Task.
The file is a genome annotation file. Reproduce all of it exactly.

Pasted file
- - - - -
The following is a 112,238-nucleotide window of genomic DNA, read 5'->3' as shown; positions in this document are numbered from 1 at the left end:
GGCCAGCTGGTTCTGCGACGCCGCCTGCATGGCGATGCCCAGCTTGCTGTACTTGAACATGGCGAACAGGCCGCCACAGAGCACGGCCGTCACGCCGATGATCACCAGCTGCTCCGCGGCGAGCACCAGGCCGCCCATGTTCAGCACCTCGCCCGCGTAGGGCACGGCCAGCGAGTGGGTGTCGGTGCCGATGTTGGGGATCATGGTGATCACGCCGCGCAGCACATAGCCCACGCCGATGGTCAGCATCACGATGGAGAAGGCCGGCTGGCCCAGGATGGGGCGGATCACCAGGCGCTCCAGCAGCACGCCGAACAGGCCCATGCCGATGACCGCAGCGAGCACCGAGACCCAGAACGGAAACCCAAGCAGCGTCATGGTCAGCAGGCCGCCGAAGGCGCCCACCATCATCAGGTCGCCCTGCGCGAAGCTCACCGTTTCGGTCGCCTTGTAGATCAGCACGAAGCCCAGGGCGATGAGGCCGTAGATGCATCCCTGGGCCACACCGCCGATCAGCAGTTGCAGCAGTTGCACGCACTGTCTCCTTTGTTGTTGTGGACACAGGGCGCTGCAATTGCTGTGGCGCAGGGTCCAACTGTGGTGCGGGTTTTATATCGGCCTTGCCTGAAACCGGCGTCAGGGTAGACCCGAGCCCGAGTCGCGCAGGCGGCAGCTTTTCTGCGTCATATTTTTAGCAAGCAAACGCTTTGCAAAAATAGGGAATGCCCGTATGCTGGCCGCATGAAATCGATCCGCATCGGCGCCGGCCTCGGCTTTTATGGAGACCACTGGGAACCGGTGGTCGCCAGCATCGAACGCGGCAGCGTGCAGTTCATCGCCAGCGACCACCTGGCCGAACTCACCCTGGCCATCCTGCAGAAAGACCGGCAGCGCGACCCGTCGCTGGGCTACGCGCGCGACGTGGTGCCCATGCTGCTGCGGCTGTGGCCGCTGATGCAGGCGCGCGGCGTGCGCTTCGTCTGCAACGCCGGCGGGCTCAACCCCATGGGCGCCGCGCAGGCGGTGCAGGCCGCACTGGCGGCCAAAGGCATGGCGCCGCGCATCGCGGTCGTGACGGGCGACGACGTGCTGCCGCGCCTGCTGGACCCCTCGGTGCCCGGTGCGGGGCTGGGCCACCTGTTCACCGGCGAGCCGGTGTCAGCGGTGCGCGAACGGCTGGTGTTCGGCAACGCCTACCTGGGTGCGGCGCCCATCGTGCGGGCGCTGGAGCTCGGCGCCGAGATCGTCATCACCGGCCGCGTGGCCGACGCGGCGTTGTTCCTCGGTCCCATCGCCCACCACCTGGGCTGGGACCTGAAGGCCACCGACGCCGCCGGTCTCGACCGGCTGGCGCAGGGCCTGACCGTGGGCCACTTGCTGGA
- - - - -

The following is a 112,238-nucleotide window of genomic DNA, read 5'->3' as shown; positions in this document are numbered from 1 at the left end:
GGCCAGCTGGTTCTGCGACGCCGCCTGCATGGCGATGCCCAGCTTGCTGTACTTGAACATGGCGAACAGGCCGCCACAGAGCACGGCCGTCACGCCGATGATCACCAGCTGCTCCGCGGCGAGCACCAGGCCGCCCATGTTCAGCACCTCGCCCGCGTAGGGCACGGCCAGCGAGTGGGTGTCGGTGCCGATGTTGGGGATCATGGTGATCACGCCGCGCAGCACATAGCCCACGCCGATGGTCAGCATCACGATGGAGAAGGCCGGCTGGCCCAGGATGGGGCGGATCACCAGGCGCTCCAGCAGCACGCCGAACAGGCCCATGCCGATGACCGCAGCGAGCACCGAGACCCAGAACGGAAACCCAAGCAGCGTCATGGTCAGCAGGCCGCCGAAGGCGCCCACCATCATCAGGTCGCCCTGCGCGAAGCTCACCGTTTCGGTCGCCTTGTAGATCAGCACGAAGCCCAGGGCGATGAGGCCGTAGATGCATCCCTGGGCCACACCGCCGATCAGCAGTTGCAGCAGTTGCACGCACTGTCTCCTTTGTTGTTGTGGACACAGGGCGCTGCAATTGCTGTGGCGCAGGGTCCAACTGTGGTGCGGGTTTTATATCGGCCTTGCCTGAAACCGGCGTCAGGGTAGACCCGAGCCCGAGTCGCGCAGGCGGCAGCTTTTCTGCGTCATATTTTTAGCAAGCAAACGCTTTGCAAAAATAGGGAATGCCCGTATGCTGGCCGCATGAAATCGATCCGCATCGGCGCCGGCCTCGGCTTTTATGGAGACCACTGGGAACCGGTGGTCGCCAGCATCGAACGCGGCAGCGTGCAGTTCATCGCCAGCGACCACCTGGCCGAACTCACCCTGGCCATCCTGCAGAAAGACCGGCAGCGCGACCCGTCGCTGGGCTACGCGCGCGACGTGGTGCCCATGCTGCTGCGGCTGTGGCCGCTGATGCAGGCGCGCGGCGTGCGCTTCGTCTGCAACGCCGGCGGGCTCAACCCCATGGGCGCCGCGCAGGCGGTGCAGGCCGCACTGGCGGCCAAAGGCATGGCGCCGCGCATCGCGGTCGTGACGGGCGACGACGTGCTGCCGCGCCTGCTGGACCCCTCGGTGCCCGGTGCGGGGCTGGGCCACCTGTTCACCGGCGAGCCGGTGTCAGCGGTGCGCGAACGGCTGGTGTTCGGCAACGCCTACCTGGGTGCGGCGCCCATCGTGCGGGCGCTGGAGCTCGGCGCCGAGATCGTCATCACCGGCCGCGTGGCCGACGCGGCGTTGTTCCTCGGTCCCATCGCCCACCACCTGGGCTGGGACCTGAAGGCCACCGACGCCGCCGGTCTCGACCGGCTGGCGCAGGGCCTGACCGTGGGCCACTTGCTGGA